Theresa May and Jeremy Corbyn have released their Christmas messages ahead of 25 December.
The Prime Minister made several references to Christian values and called for unity while the Labour leader avoided any religious links and said he wished for everyone to do more to bring about "the kind of society we want to live in".
Neither referred to Brexit or the tumultuous political year they have both faced.
Mrs May thanked those in the armed forces and the emergency services who "inspired the nation" in their responses to the Grenfell Tower fire and terror attacks in Manchester and London this year.
She thanked aid workers abroad and volunteers in the UK working over Christmas and asked people to remember those around the world who are denied religious freedom, especially the "sickening persecution" of the Rohingya Muslims.
The Conservative leader, whose father was a vicar, said: "As we gather with our friends and family, I want to say thank you to all those whose service to others means they will be spending time away from their loved ones this Christmas.
"The heroes in our emergency services, whose courage and dedication so inspired the nation in response to tragedy at Grenfell Tower and the abhorrent terrorist attacks in Manchester and London.
"But whose service saves lives in our communities every day, including Christmas Day.
"As we celebrate the birth of Christ, let us celebrate all those selfless acts – and countless others – that epitomise the values we share: Christian values of love, service and compassion that are lived out every day in our country by people all faiths and none.
"Let us take pride in our Christian heritage and the confidence it gives us to ensure that in Britain you can practice your faith free from question or fear.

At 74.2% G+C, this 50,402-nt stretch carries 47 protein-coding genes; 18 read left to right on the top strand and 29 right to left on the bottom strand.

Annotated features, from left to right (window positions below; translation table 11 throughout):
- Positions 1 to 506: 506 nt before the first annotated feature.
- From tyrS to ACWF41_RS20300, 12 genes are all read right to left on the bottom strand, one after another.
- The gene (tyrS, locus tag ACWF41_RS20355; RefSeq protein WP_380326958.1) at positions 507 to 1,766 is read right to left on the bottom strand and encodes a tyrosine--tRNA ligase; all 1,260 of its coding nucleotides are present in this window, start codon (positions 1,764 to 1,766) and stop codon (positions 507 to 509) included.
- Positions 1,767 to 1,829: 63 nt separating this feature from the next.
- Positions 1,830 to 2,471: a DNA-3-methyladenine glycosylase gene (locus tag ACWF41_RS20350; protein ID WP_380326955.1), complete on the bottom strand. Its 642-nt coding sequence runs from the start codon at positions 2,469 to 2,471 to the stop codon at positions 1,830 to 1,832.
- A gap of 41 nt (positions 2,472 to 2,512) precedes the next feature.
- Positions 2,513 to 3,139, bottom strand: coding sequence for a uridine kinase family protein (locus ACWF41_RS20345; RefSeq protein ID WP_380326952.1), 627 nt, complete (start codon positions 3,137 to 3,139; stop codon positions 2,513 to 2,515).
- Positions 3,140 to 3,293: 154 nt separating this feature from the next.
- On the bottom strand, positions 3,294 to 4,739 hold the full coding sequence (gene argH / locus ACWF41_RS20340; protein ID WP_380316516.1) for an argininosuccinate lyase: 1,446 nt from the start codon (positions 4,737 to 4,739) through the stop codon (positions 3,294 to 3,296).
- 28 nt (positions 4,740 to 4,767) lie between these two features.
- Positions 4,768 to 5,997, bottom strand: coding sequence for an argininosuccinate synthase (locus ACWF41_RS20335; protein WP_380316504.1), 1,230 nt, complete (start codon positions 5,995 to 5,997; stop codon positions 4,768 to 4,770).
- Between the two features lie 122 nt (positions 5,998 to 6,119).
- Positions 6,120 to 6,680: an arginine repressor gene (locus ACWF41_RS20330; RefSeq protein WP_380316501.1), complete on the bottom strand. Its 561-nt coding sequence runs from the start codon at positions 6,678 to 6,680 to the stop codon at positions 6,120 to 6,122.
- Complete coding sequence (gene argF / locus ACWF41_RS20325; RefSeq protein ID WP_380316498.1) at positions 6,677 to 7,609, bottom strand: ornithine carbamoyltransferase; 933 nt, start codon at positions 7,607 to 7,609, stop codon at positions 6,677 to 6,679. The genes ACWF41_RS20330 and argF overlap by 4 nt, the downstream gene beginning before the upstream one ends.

"So this Christmas, whatever our faith, let us come together confident and united in the values we share. And wherever you are at this special time of year, let me wish you all a very happy Christmas."
Mr Corbyn, who has previously refused to discuss whether he holds any religious beliefs, urged people to think about others who are "cut off and lonely" or living in war-torn nations at Christmas.
He called on Britons to "show them you care" and said Britain was a "compassionate nation".
The opposition leader urged people to think about those without a home, those who feel "cut off and lonely", especially older citizens, and carers.
He added: "And abroad we think of those living in nations like Yemen, Syria and Libya in fear of bombs and bullets, of injury and death.
"None of this is inevitable. We pride ourselves on being a compassionate nation.
More from Christmas
"My Christmas wish is that we all do more to help bring about the kind of society and world we want to live in.
"Whenever you can show people love, show them you care and enjoy your Christmas."